As the following morning wore on I found myself becoming increasingly infuriated with my aunt. When I had first woken up it had been merely a tiny flame and I was still able to think of other things such as how delightful my quaint little room was. The beams in the ceiling were particularly lovely, as well as the leaded Tudor windows. A fluffy carpet covered the wooden floor, the bed had beautiful hangings and the writing desk was polished until it shone. The room also had an adjoining bathroom. All of it was very comfortable to say the least, if not as grand as that which I was accustomed to.
However, by the time breakfast was to be served, which was at nine (my aunt did keep very early hours), I was nearly boiling with rage. Who did she think she was? I could not countenance it a moment longer, I thought as I flounced down the stairs.
Fernandez was waiting at the bottom for me and he showed me into the dining room.
‘Oh good morning, dear niece,’ Phyllida greeted me when I entered the room.
‘Good morning.’ My voice sounded fierce even to my own ears and in other circumstances I might have been embarrassed at its harshness but this time I was filled with a righteously burning fire.
‘Is something the matter?’ my aunt asked casually while putting jam on a piece of toast. Well, there was no sense in avoiding the subject, so I replied honestly.
‘Yes, actually. Truly, who do you think you are, aunt, traipsing around the country-side pretending to solve crimes?’
Her eyes could not have become any wider. ‘I beg your pardon?’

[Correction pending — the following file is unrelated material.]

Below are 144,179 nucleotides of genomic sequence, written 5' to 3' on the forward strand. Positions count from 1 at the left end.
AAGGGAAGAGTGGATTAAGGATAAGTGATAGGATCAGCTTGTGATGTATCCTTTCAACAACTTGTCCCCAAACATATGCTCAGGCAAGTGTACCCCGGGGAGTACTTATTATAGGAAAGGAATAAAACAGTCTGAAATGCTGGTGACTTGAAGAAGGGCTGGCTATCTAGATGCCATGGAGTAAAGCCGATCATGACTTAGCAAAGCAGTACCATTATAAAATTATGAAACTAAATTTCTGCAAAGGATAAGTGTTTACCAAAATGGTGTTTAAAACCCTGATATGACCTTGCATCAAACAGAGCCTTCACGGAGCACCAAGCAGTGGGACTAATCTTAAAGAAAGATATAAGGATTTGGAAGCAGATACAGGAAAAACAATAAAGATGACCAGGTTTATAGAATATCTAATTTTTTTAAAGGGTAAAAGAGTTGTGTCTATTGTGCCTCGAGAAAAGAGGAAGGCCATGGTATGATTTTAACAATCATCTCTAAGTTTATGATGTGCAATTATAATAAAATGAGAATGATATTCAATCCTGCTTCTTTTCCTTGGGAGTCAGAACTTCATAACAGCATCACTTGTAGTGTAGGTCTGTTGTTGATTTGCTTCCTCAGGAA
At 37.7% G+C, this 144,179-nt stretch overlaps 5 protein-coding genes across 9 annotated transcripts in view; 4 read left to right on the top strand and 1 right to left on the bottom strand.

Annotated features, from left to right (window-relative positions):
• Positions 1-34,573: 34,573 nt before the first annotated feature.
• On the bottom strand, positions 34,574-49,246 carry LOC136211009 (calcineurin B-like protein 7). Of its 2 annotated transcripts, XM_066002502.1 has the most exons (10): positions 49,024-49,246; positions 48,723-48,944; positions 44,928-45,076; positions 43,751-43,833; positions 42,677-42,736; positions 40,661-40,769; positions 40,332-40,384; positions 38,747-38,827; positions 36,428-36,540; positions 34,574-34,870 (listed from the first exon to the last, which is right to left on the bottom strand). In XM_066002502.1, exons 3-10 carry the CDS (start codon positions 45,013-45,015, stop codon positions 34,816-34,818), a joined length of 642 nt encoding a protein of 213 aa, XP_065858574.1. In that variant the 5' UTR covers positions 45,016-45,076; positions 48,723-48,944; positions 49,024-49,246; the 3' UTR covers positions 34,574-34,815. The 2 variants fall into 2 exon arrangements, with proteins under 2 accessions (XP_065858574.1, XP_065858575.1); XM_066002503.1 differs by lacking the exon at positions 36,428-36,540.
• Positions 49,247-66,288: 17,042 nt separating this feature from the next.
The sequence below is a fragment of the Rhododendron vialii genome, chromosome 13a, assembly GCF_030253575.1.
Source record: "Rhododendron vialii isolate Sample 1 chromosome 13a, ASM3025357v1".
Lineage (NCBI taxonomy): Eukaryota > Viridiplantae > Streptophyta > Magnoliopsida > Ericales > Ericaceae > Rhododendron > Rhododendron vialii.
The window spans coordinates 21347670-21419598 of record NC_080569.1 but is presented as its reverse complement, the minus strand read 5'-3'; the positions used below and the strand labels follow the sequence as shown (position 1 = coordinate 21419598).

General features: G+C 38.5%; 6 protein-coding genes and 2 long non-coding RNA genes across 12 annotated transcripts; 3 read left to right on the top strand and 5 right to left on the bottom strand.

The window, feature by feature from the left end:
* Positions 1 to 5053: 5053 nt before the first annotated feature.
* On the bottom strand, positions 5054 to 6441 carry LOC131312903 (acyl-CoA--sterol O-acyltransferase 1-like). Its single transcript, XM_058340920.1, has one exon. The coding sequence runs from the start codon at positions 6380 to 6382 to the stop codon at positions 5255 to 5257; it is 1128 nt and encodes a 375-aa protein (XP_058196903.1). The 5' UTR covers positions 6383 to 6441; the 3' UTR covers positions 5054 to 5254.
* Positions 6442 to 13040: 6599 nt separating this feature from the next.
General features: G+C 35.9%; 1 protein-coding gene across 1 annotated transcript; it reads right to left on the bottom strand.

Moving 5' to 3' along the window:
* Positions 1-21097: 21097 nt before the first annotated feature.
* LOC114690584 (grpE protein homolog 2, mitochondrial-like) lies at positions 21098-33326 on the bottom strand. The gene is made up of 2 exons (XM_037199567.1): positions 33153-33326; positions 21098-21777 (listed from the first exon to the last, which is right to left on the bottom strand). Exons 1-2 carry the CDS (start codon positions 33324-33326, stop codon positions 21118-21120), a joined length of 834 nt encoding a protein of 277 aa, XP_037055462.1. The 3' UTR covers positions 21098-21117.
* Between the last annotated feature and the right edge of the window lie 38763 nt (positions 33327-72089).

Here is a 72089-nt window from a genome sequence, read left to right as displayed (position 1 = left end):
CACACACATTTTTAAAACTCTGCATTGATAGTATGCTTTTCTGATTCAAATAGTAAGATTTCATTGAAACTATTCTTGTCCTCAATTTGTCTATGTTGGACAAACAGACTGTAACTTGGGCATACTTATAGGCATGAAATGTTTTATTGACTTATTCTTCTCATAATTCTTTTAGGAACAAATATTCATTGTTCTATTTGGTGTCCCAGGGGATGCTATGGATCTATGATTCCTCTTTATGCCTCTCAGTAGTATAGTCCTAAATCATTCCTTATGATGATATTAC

‘Yes! You may have money enough to involve yourself in such pastimes at your leisure, but it’s certainly very cruel to do so at the expense of the poor people who get tangled into your delusion.’
She actually sputtered and seemed to get tea stuck in her throat. A horrified Fernandez hurried into the room and began, to my astonishment, to support her and pound her back in an attempt to assist her in coughing the drops away. Finally she regained her breath and turned to me with tears streaming down her cheeks. Impatiently she swiped at them with a napkin.
‘Thank you, Fernandez. What would I do without you?’ Her expression became thoughtful once she had taken a new sip of tea and calmed down a little. ‘Is that what you think?’
‘Why, yes, I believe I just made clear what I think. It seems to me you believe yourself to be some sort of… lady Sherlock Holmes? What on earth gives you the impression you have the knowledge to solve crimes, and take honest people’s money for your services? It’s ludicrous to believe some amateur lady is able to solve crimes which baffle the police force!’
‘Oh my dear girl, but this is entirely my fault!’ she burst out with true emotion while filling my cup herself with steaming tea. ‘Please, begin your meal and let me explain, but first let me assure you your accusations, though realistic and, I know, coming from a place of consideration for your fellow men and women, nonetheless are completely false.’
I almost felt slightly guilty when she phrased the words so utterly reasonable, though I was not yet prepared to admit any wrong. Still very much suspicious I nonetheless sat back with my tea and a buttered piece of toast.